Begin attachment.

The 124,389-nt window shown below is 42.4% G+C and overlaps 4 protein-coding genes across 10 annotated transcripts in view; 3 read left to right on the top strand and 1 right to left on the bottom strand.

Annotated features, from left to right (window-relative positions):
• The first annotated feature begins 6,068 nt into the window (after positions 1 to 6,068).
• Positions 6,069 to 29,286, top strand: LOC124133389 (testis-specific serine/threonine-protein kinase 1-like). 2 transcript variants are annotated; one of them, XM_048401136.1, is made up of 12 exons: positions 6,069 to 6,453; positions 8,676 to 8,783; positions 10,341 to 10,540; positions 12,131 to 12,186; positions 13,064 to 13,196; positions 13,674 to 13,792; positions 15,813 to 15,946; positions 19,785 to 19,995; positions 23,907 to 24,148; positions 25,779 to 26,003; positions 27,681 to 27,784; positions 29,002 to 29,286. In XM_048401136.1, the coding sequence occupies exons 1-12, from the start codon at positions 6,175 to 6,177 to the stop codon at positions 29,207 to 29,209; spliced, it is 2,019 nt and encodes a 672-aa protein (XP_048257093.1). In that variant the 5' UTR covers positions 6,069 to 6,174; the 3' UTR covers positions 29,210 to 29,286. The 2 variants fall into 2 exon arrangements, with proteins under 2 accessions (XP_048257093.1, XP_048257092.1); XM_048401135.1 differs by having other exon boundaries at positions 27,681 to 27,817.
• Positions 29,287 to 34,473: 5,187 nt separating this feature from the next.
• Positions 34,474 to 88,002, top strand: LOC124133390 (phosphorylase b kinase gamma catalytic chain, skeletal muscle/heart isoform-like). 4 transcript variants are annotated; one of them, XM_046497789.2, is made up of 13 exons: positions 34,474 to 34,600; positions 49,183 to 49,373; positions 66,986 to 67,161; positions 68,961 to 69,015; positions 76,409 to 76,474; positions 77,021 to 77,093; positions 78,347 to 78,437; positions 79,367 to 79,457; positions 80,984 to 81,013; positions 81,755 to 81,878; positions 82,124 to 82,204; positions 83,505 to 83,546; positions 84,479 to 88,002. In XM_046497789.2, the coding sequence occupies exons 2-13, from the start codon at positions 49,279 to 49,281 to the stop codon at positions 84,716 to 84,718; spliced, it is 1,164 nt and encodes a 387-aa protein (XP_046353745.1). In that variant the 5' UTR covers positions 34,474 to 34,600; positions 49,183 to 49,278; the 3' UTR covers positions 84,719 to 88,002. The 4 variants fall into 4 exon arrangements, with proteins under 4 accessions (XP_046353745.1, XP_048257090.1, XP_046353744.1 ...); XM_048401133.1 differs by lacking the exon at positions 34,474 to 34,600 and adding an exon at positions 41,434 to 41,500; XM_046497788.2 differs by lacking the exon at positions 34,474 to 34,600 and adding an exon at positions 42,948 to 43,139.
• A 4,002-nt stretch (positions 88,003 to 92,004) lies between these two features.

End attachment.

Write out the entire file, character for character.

The 124,389-nt window shown below is 42.4% G+C and overlaps 4 protein-coding genes across 10 annotated transcripts in view; 3 read left to right on the top strand and 1 right to left on the bottom strand.

Annotated features, from left to right (window-relative positions):
• The first annotated feature begins 6,068 nt into the window (after positions 1 to 6,068).
• Positions 6,069 to 29,286, top strand: LOC124133389 (testis-specific serine/threonine-protein kinase 1-like). 2 transcript variants are annotated; one of them, XM_048401136.1, is made up of 12 exons: positions 6,069 to 6,453; positions 8,676 to 8,783; positions 10,341 to 10,540; positions 12,131 to 12,186; positions 13,064 to 13,196; positions 13,674 to 13,792; positions 15,813 to 15,946; positions 19,785 to 19,995; positions 23,907 to 24,148; positions 25,779 to 26,003; positions 27,681 to 27,784; positions 29,002 to 29,286. In XM_048401136.1, the coding sequence occupies exons 1-12, from the start codon at positions 6,175 to 6,177 to the stop codon at positions 29,207 to 29,209; spliced, it is 2,019 nt and encodes a 672-aa protein (XP_048257093.1). In that variant the 5' UTR covers positions 6,069 to 6,174; the 3' UTR covers positions 29,210 to 29,286. The 2 variants fall into 2 exon arrangements, with proteins under 2 accessions (XP_048257093.1, XP_048257092.1); XM_048401135.1 differs by having other exon boundaries at positions 27,681 to 27,817.
• Positions 29,287 to 34,473: 5,187 nt separating this feature from the next.
• Positions 34,474 to 88,002, top strand: LOC124133390 (phosphorylase b kinase gamma catalytic chain, skeletal muscle/heart isoform-like). 4 transcript variants are annotated; one of them, XM_046497789.2, is made up of 13 exons: positions 34,474 to 34,600; positions 49,183 to 49,373; positions 66,986 to 67,161; positions 68,961 to 69,015; positions 76,409 to 76,474; positions 77,021 to 77,093; positions 78,347 to 78,437; positions 79,367 to 79,457; positions 80,984 to 81,013; positions 81,755 to 81,878; positions 82,124 to 82,204; positions 83,505 to 83,546; positions 84,479 to 88,002. In XM_046497789.2, the coding sequence occupies exons 2-13, from the start codon at positions 49,279 to 49,281 to the stop codon at positions 84,716 to 84,718; spliced, it is 1,164 nt and encodes a 387-aa protein (XP_046353745.1). In that variant the 5' UTR covers positions 34,474 to 34,600; positions 49,183 to 49,278; the 3' UTR covers positions 84,719 to 88,002. The 4 variants fall into 4 exon arrangements, with proteins under 4 accessions (XP_046353745.1, XP_048257090.1, XP_046353744.1 ...); XM_048401133.1 differs by lacking the exon at positions 34,474 to 34,600 and adding an exon at positions 41,434 to 41,500; XM_046497788.2 differs by lacking the exon at positions 34,474 to 34,600 and adding an exon at positions 42,948 to 43,139.
• A 4,002-nt stretch (positions 88,003 to 92,004) lies between these two features.